I needn't have worried. For while Derek did think that section was the crux of the climb, he made steady progress up it and made sure not to pull on the sling. He's learning about liebacking and jamming and smearing and having a great time.
The third pitch was an easy traverse across the Wind Tower to the walk-off ledge. We unroped, coiled, and hiked down and back to the car. What a day...
But the best part about it (okay, maybe Danny's win was the best part), was when Derek and I were walking back to the car and I was telling him that the next time we try for the Bastille if it was crowded we'd climb Tigger next and then we'd climb this other climb. I finish talking and after a short pause Derek says, "Want to try again tomorrow?" There are no sweeter words than my son asking me if I want to go climbing with him tomorrow. It's like at the end of the work day when Danny messaged me, "Want to go work on my serve tonight?" When sons ask questions like that of their dad, there is no one answer: YES!
Sunday, June 21, 2009
My son Derek and I are getting back into climbing together. When he was younger we did all the numbered Flatirons (1-5), the Front Porch, Royal Arch, and the Matron. I want to climb the Maiden and Seal Rock with him this year, but we're also climbing in Eldorado Canyon. Today we went and climbed Breezy (5.5). We did it as two pitches. There was a party on it when we got they. Two really nice guys from Minnesota. They were pretty slow, so I asked if I could climb up to the first ledge and they were fine with it. I scampered, unbelayed, up to the first ledge while the leader was finishing up the second pitch - they were doing the route as one pitch.
Derek followed easily and I then soloed up the second pitch to the walk-off ledge. Derek did great on this, the crux, pitch. I didn't expect him to have any trouble and he didn't. He just worked out the moves stemming between two cracks. He's still learning crack climbing.
At the top I saw a woman that know: Rhonda. She is a friend of Tom's that I met in the gym this past winter. We followed them down the trail back to the base. They were super slow walking down this trail and they never thought to ask us if we'd like to go by. This is bizarre to me. I guess they are just in their own world and not thinking about anyone but themselves. We weren't in a big hurry, but the pace was like this: take a step, wait 5 seconds, take another step. It wasn't long to get down and I found it more humorous than annoying, but I did find it annoying.
Derek and I grabbed our shoes and headed for Calypso, which was taken up by a party of three and they were going to toprope the first pitch, so we moved on to the Bastille Crack. Here I found Pemba Sherpa, a friend of mine, and Marika, who I didn't know, climbing up the Bastille Crack to the upper portion of Wide Country, avoiding the first 2/3's of the pitch. I didn't know it was Pemba up there at the time, or I would have asked to climb up over their rope. Pemba was having a tough time placing gear on the 5.10 section above and apparently he was setting a toprope anchor so that he could try Wide Country's lower part. Eventually, Pemba lowered to the ground, I recognized him and got Marika to belay me up the first pitch of the Bastille Crack.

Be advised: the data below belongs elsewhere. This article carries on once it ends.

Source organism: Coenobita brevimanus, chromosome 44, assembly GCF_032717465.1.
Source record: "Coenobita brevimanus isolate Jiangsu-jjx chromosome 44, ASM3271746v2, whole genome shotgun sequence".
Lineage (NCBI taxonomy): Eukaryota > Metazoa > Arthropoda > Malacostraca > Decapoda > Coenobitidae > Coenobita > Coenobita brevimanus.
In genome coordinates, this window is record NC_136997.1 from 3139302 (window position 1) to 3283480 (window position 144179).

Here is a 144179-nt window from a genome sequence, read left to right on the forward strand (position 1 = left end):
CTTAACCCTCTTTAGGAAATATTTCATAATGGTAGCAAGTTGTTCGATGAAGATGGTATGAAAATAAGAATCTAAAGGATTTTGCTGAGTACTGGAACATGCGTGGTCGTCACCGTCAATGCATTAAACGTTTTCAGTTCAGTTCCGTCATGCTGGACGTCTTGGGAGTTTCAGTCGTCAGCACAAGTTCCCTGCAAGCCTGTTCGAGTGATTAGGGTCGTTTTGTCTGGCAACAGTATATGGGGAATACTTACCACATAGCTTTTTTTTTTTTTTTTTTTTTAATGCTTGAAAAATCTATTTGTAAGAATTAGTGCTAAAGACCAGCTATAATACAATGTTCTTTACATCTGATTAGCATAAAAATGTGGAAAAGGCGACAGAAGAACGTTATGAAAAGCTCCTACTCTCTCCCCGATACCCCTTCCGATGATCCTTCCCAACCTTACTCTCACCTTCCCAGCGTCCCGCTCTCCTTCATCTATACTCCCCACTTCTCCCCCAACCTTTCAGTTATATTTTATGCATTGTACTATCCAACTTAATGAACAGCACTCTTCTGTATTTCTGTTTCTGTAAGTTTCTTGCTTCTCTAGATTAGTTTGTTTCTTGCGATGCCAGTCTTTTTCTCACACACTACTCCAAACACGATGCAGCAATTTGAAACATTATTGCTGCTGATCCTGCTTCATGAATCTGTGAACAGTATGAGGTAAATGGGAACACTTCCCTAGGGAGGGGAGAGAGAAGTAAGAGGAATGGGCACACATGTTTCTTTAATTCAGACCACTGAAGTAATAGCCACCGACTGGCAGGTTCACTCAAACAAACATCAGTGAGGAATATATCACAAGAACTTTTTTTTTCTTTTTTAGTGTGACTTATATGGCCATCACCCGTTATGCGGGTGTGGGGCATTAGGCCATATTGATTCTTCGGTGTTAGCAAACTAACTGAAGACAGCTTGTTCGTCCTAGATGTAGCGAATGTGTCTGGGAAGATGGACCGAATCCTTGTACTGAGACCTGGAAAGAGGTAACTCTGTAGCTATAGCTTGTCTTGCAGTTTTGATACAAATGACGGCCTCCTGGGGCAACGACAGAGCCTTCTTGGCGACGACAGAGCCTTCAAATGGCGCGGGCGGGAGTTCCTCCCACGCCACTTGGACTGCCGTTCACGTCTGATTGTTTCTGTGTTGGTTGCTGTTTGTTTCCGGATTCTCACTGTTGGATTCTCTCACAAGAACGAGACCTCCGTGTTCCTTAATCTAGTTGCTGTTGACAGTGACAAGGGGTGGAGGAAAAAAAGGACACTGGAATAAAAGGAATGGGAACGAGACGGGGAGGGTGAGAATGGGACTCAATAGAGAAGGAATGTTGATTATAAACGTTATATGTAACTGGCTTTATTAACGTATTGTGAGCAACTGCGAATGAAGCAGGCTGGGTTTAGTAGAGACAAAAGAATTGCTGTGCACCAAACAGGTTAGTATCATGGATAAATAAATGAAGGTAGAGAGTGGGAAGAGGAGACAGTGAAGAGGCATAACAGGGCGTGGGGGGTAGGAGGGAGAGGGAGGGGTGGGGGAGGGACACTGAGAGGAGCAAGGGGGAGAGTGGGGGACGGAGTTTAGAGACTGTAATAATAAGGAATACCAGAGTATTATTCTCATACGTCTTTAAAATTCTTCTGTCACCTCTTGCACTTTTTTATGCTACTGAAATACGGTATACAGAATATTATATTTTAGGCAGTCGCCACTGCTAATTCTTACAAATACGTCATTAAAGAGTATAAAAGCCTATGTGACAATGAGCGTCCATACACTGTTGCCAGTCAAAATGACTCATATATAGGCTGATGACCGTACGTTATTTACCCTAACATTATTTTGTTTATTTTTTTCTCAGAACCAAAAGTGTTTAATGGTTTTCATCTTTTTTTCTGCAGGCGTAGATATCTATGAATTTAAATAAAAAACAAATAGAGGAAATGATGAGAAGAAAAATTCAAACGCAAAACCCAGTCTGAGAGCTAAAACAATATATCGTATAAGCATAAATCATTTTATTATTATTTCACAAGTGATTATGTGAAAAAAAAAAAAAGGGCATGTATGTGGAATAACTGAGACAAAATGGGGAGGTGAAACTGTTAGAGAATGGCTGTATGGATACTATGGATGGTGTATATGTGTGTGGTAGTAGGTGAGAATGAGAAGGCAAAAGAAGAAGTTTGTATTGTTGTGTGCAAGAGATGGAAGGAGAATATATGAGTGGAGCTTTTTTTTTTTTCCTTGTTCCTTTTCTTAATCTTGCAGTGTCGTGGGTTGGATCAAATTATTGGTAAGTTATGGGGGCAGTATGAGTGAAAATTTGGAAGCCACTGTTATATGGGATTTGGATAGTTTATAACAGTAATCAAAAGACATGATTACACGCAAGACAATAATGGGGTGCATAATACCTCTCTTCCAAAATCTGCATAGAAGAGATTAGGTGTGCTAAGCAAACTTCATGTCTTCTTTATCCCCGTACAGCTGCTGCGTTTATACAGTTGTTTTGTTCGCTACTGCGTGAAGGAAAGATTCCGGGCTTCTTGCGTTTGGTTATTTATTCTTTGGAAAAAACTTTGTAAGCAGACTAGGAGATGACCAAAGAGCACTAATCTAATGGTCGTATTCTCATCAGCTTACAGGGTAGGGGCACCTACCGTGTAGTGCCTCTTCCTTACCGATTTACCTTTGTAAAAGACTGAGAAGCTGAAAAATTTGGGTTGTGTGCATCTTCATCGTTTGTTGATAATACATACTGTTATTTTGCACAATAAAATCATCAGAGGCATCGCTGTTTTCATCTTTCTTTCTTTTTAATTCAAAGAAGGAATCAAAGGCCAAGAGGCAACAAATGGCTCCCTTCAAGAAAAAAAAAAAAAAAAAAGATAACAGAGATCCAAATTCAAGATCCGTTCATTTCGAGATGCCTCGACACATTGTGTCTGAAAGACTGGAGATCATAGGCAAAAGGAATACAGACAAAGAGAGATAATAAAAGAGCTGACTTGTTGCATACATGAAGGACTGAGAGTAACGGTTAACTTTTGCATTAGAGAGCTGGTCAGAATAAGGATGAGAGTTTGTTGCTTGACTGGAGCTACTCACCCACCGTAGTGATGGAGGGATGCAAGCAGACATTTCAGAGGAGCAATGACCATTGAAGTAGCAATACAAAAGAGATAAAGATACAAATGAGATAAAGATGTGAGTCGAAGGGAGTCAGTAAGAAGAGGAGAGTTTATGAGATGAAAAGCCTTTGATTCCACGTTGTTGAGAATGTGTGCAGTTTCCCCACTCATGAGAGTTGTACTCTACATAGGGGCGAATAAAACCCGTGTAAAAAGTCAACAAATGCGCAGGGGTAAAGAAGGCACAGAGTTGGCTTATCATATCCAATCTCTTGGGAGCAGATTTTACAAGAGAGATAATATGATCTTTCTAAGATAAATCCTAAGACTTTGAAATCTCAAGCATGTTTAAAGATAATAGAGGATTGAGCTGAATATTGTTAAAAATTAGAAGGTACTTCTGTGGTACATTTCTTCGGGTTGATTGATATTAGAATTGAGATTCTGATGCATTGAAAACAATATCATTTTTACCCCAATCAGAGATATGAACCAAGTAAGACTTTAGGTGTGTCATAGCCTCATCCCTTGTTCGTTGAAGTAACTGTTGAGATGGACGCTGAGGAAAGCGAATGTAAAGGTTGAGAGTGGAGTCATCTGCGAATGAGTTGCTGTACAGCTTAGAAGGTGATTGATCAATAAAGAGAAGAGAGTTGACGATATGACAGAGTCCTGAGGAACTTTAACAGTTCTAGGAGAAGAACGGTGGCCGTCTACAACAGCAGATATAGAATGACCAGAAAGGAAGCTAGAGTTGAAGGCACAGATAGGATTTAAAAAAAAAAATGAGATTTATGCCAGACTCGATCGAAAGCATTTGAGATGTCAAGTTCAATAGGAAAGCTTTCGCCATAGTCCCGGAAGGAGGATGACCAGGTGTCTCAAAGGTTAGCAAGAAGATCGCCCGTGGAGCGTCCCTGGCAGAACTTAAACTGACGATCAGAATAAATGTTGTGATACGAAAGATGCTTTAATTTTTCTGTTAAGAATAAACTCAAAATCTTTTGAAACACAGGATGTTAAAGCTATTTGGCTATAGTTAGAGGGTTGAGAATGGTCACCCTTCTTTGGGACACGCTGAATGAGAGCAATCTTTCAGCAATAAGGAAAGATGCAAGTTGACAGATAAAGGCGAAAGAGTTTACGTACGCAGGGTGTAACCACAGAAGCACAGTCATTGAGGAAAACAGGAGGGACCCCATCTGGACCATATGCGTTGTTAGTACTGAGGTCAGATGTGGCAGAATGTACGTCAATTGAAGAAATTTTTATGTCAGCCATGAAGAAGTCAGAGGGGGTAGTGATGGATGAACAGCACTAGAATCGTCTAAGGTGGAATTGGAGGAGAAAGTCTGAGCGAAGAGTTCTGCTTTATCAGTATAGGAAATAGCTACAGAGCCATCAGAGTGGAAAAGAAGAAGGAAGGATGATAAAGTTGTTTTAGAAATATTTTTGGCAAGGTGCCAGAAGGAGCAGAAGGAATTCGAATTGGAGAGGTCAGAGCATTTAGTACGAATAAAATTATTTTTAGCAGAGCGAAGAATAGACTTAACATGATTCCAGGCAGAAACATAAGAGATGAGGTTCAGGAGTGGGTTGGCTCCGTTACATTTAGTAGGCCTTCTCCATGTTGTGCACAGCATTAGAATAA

I zipped up the pitch with two pieces of gear (twice my usual, but I didn't want to freak out Marika), clipped the anchor and lowered to the ground. I then belayed Derek up the pitch and he did great! He onsighted the pitch, though it took him quite awhile to work out the crux section. Like I said, cracks are still a bit baffling to him. He called it his favorite pitch, so far, in Eldo and he wants to continue to work on it. We might have to do the entire route next time, but the problem with that is belaying. He isn't comfortable belaying me and with good reason. The chances of me falling on that route are very, very low, but I probably shouldn't be soloing it either. We'll see.
I self-belayed myself up the pitch to clean the draws at the top and then did a biner-brake rappel since I only had a Gri-Gri with me. It worked great.
Sheri and Danny came with us and took some photos, hiked around, and read their books.
More photos here.
Wednesday, June 10, 2009
Mark Oveson and I had planned a before-work ascent of Mt. Bierstadt this morning, but were dismayed to find the road to Guanella Pass closed. A lighted, flashing sign with a long message about the closure dates and times told us it was closed from 9 p.m. to 6 a.m. and from 1 p.m. to 3 p.m Monday through Thursday. Bummer. We drove by this and up to where the road was barricaded (only a half mile up) before bailing.
Plan B was to go climb James Peak from the St. Mary's Glacier. Just under 2 hours roundtrip. Lots of perfectly firm snow for the ascent/descent. It snowed on us for the upper 20 minutes, but we had no wind and really nice conditions, though a bit foggy on top. It was fun. 7.7 miles, 3000 vertical feet up to 13,300 feet or so. Back in Boulder by 8:20 a.m.